By Chris Pickup

True Experience is extending its services to establish another assisted living group home in Dunnville.

The non-profit, established in 1982 to help people with mental health issues live healthy, fulfilling lifestyles, opened its first group home in 1989 at 213 Lock Street, with seven beds. 

It remains the only such supportive housing in the whole of Haldimand, but is now having to turn people away for lack of beds.

Director Donna Longarini was at council in committee Tuesday to ask for a zoning bylaw to permit another, six bed group home at 444 Broad Street West on the corner of Helena, with potential occupancy for nine people. Plans are to duplicate the Lock Street experience. 

Longarini told council the group home is “more than a roof over heads. It is supporting its residents in all areas”, including help with medications, healthy food, and work opportunities. 

The Lock Street home, Opportunity House, was initially protested by neighbours who soon turned supportive as they became friends with residents, who helped with neighbourhood tasks such as shovelling sidewalks.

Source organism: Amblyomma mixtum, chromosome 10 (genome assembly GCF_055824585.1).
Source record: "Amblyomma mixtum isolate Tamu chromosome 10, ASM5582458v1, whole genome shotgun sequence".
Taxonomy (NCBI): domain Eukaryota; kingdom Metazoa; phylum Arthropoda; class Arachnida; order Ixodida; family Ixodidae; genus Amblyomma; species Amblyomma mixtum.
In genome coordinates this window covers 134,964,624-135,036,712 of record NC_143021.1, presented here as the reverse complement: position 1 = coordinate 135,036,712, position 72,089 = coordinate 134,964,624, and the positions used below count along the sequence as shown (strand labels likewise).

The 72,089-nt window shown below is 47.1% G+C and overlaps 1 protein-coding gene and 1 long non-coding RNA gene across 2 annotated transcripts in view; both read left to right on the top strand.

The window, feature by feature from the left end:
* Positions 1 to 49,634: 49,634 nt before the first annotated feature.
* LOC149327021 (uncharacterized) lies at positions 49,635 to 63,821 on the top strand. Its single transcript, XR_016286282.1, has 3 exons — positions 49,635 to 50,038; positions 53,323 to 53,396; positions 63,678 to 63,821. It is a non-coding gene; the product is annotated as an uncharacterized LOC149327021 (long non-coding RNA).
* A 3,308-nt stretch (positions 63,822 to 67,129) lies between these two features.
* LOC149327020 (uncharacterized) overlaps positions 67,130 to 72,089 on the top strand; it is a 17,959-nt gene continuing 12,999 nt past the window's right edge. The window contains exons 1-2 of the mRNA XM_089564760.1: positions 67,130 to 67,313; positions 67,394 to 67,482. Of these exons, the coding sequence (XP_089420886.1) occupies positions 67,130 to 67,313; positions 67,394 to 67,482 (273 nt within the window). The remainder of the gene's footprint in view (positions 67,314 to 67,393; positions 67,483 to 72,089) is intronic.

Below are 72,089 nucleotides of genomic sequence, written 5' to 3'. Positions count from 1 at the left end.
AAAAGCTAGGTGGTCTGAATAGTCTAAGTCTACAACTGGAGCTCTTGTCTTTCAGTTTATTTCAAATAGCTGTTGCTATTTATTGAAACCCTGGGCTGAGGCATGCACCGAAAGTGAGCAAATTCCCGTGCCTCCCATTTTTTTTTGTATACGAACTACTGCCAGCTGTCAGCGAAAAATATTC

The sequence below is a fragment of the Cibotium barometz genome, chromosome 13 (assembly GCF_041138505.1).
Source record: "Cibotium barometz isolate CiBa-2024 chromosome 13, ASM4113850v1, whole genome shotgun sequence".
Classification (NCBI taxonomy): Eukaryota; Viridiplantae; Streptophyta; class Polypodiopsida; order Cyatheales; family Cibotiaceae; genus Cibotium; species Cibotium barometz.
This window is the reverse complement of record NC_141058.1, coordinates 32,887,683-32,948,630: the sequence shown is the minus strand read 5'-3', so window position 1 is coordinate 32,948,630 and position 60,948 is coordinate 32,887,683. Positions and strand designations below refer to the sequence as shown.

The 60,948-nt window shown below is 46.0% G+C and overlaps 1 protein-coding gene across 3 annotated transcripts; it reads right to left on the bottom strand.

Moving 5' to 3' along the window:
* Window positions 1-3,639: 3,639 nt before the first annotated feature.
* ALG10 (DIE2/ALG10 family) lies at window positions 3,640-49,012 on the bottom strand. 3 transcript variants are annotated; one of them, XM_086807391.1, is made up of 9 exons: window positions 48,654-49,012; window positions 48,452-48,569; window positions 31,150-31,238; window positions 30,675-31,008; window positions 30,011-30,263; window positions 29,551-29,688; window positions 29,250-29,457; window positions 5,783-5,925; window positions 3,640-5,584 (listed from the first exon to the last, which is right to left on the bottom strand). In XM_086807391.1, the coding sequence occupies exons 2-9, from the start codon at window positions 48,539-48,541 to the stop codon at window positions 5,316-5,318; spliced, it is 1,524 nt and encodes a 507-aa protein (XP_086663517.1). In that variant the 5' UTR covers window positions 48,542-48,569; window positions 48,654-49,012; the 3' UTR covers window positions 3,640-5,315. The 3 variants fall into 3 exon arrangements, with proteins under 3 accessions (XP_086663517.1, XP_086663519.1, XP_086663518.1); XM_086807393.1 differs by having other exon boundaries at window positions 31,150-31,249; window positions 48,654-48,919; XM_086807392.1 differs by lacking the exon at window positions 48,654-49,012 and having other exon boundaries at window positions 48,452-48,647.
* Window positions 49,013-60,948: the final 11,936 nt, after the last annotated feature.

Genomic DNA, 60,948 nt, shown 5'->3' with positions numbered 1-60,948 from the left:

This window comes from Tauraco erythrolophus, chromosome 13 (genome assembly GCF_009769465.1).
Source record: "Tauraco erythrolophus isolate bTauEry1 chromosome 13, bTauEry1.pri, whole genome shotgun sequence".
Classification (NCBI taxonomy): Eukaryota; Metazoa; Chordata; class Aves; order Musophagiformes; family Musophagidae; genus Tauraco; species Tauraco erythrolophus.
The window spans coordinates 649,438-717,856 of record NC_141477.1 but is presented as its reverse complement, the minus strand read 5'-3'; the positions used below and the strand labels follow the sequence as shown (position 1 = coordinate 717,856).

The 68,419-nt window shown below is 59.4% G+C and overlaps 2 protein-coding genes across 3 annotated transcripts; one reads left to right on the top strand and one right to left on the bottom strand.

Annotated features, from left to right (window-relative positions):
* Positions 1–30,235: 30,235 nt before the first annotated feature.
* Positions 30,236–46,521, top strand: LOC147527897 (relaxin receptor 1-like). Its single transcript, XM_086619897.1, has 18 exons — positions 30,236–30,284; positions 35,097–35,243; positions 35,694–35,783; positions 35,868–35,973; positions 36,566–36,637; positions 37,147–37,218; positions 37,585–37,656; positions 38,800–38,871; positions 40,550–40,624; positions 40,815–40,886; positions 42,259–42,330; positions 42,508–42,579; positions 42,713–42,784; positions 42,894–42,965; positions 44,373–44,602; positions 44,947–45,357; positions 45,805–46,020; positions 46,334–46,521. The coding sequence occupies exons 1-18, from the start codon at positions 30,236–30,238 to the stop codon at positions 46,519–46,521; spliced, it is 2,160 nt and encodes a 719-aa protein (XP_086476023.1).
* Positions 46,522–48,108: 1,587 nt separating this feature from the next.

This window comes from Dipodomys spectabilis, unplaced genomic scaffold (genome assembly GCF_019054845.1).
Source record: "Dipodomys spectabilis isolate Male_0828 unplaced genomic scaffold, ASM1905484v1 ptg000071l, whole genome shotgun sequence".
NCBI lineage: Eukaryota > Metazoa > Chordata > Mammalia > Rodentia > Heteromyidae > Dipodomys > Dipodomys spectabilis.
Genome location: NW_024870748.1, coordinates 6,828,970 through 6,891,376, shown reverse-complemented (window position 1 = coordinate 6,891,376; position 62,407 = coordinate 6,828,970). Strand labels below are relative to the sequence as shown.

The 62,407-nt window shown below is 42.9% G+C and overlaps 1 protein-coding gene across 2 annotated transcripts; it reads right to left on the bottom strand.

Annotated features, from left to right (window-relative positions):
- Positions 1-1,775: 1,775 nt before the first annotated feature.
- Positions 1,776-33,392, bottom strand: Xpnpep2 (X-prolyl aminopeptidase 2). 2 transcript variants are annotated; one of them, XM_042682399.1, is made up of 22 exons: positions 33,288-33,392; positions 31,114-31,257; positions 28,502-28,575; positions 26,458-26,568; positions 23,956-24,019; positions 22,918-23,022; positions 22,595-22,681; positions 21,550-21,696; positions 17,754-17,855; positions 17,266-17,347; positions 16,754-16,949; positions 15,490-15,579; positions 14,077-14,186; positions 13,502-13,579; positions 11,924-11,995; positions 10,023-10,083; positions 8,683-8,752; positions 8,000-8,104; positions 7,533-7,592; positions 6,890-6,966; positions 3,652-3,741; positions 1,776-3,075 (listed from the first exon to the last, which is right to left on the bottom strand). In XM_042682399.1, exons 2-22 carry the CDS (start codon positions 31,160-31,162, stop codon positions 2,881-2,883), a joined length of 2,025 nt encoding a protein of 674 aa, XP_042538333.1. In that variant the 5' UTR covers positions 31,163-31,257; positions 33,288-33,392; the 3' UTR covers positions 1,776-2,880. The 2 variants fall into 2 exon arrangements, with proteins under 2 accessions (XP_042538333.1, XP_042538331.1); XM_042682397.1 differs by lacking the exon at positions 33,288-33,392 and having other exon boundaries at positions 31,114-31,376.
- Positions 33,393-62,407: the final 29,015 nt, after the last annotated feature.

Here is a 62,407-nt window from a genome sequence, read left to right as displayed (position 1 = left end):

A canvass of the Broad Street neighbours indicate they are okay with the proposed home. They are familiar with the organization and a public meeting held November 6 attracted no-one, Longarini said. “That’s a good sign”.

Staffing is 10-12 hours daily with a staff person always on call after hours. 

Residents are taken to medical appointments in the organization’s van, go grocery shopping and do household chores for when they gain independence, although some remain long term. Each resident pays rent.

Respect and financial support for the work True Experience is doing has come from far and wide as well as the closer community. Dunnville Grand Tour cycling event and silent auction raised $50,000. A couple from Hamilton who lost their son to suicide honoured his memory after doing some research.  $15,000 came from the Mindful Gala in Hamilton. Dunnville Rotary golf tournament raised $8,000. And several individuals have made donations.

Councillor Dan Lawrence asked where residents come from.

“Haldimand first” Langorini said. “Haldimand is our priority.” Applicants are given a tour of the house, have a meal, perhaps spend a couple of nights before being invited to move in. 

It’s important they are a good fit with the rest of the residents.”

The proposed rezoning carried unanimously Tuesday. When ratified Monday night, there will be a 28 day appeal period and by the second week of January the zoning should be final and the home free to get up and running.